Every region and community adds its own special flavor to wedding rituals. Maratha wedding rituals have the same basic flow as other Hindu weddings but add a Maharashtrian touch to them. From the start to the grand finale, every Maratha wedding ritual has a deeper meaning or significance. Read on to know more about Maratha wedding rituals.
Matchmaking or Lagnaach Bedi
The elders in the bride’s and groom’s families arrange Maratha marriages. The Lagnaach Bedi is the process by which the families look for an eligible Var (groom) or Vadhu (bride) from families that they determine to be of the same social standing. An astrologer compares the Kundalis (horoscopes) of the prospective pair for Gun Milan (matching). The astrologer compares the horoscopes further if there are 16 or more points in the basic Gun Milan process. If the astrologer gives his nod of approval, the proceedings move to the next stage. The elders of both families meet in a Baitakh, discuss the match and the prospective wedding and fix the Muhurat (favorable time) for the ceremonies.
The engagement in Maratha wedding rituals is as simple as the bride’s family and the groom’s family exchanging packets of sugar. This ceremony is the Sakhar Puda and also signifies a sweet beginning for the couple. Some families also exchange sweets, new clothes, and gold/silver coins. The families verbally agree to the marriage at the Waangnischay or verbal agreement. Some families have included a ring exchange in this ceremony in modern times.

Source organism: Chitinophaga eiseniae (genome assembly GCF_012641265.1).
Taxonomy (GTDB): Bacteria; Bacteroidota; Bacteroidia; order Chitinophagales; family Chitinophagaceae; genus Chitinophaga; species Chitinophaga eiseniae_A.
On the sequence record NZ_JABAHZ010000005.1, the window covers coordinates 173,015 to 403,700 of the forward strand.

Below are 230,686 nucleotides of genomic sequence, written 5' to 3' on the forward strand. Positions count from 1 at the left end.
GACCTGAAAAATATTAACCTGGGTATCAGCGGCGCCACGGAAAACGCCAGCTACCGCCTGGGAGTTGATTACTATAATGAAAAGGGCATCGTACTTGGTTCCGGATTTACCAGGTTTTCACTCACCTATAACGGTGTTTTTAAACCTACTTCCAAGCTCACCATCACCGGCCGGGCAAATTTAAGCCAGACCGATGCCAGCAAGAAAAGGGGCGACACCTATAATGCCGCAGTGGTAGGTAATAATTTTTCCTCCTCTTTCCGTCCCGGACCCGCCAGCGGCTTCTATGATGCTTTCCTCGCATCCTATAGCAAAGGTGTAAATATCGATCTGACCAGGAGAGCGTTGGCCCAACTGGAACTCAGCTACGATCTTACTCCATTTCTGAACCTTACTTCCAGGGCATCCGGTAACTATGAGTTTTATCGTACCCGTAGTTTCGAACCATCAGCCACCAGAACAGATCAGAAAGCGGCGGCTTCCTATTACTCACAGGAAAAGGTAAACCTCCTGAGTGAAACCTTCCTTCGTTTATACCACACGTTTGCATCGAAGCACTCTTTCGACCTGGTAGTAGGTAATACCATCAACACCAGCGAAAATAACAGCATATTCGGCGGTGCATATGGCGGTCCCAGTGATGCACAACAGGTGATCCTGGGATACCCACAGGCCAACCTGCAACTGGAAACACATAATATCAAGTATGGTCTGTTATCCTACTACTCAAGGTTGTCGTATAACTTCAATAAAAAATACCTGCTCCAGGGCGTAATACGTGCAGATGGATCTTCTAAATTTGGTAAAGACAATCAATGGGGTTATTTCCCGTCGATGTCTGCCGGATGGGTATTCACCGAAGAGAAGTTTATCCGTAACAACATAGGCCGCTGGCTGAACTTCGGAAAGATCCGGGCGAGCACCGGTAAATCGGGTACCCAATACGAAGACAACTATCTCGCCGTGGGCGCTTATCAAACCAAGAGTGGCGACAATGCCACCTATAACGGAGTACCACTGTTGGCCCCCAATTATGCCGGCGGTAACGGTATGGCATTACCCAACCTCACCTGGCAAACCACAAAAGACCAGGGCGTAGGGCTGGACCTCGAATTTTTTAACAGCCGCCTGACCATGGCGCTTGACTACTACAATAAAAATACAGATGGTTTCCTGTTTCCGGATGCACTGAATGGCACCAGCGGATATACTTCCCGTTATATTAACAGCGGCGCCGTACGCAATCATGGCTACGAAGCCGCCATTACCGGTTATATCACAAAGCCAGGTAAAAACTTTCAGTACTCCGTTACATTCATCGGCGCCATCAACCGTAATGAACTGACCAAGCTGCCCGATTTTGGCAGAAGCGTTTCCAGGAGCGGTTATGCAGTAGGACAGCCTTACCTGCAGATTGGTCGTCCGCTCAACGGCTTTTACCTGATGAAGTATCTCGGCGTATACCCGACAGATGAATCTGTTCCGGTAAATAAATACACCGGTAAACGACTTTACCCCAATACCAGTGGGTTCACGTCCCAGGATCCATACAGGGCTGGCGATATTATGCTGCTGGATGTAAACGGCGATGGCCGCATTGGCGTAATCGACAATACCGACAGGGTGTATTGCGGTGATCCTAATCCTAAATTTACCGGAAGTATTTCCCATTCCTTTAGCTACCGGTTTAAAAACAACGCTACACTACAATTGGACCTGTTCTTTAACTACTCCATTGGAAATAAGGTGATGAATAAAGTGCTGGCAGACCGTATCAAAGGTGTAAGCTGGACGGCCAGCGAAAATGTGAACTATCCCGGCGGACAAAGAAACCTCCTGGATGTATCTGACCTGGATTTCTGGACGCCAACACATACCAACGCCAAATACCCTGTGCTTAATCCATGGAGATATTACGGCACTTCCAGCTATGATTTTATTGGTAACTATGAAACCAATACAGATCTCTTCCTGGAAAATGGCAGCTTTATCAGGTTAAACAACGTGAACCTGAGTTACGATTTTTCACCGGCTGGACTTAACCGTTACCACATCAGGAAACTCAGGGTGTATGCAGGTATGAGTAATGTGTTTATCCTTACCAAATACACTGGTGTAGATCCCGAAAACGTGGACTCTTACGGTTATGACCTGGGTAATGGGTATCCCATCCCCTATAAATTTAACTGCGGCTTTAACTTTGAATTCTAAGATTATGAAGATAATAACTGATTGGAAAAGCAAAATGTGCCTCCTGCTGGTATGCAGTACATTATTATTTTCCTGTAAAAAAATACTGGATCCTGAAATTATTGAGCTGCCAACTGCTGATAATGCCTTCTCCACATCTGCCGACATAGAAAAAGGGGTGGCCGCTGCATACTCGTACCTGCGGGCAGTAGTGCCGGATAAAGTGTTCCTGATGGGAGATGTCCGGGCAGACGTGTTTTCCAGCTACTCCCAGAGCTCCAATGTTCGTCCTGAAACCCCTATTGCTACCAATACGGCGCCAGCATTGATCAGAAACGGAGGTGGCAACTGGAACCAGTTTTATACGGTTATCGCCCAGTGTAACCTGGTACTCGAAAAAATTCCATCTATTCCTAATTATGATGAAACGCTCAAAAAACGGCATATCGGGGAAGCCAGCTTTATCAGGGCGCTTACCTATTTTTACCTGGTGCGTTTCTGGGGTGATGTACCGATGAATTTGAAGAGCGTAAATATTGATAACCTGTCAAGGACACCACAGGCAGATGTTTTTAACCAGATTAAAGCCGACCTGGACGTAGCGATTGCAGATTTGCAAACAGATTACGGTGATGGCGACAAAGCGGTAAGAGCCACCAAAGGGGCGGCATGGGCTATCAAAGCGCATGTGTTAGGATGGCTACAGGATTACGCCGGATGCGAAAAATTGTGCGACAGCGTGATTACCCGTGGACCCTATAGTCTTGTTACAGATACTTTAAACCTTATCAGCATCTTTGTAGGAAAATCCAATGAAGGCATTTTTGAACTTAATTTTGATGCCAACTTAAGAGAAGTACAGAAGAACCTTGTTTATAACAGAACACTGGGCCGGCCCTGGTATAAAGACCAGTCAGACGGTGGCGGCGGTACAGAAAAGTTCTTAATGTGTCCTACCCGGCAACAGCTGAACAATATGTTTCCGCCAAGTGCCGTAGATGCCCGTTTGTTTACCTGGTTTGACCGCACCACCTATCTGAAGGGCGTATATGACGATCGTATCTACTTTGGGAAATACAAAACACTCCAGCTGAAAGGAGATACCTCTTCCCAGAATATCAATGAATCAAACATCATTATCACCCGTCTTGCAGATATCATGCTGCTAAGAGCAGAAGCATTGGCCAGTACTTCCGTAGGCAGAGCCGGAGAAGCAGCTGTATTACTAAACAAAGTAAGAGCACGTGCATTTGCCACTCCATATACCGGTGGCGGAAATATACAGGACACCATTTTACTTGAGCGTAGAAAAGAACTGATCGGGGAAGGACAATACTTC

The Seemant/Simant Pooja refers to the boundary or border of the village. Traditionally, the bride’s family greets the groom and his family and friends (Baraat) at the limits of the bride’s village. The bride’s mother ceremonially washes the groom’s feet and decorates them with Kumkum and Akshat (rice grains mixed with turmeric) Tilak. She then offers the groom a mixture of curd and honey called Madhupak. The bride’s family shower the groom with gifts of clothes and jewelry. The groom’s mother and other female relatives visit the bride’s home and offer her gifts of clothes and jewelry. The two families then get together for lunch and use this opportunity to get to know each other.
The bride sits on a small stool and five Suvasinis (married women) apply Haldi (turmeric) paste to the bride. The groom also has Haldi applied and if there is any leftover Haldi paste (Ushti Halad) from the groom’s ceremony, the women apply it to the bride. The bride and groom do not go outdoors after this ceremony.
Chuda And Kelvan
The bride, her friends, and her family celebrate the Chuda or bangle ceremony. There is much celebration, dance, and song. The bride wears green bangles along with gold, diamond, or pearl depending on the preference and status of the family. There are variations in the specific design of the Chuda among communities. The bride must wear the Chuda for a month after her marriage and most married women wear the Chuda for festivals and occasions. Kelvan is the practice of the families of the bride and groom inviting each other to their homes to get to know each other better.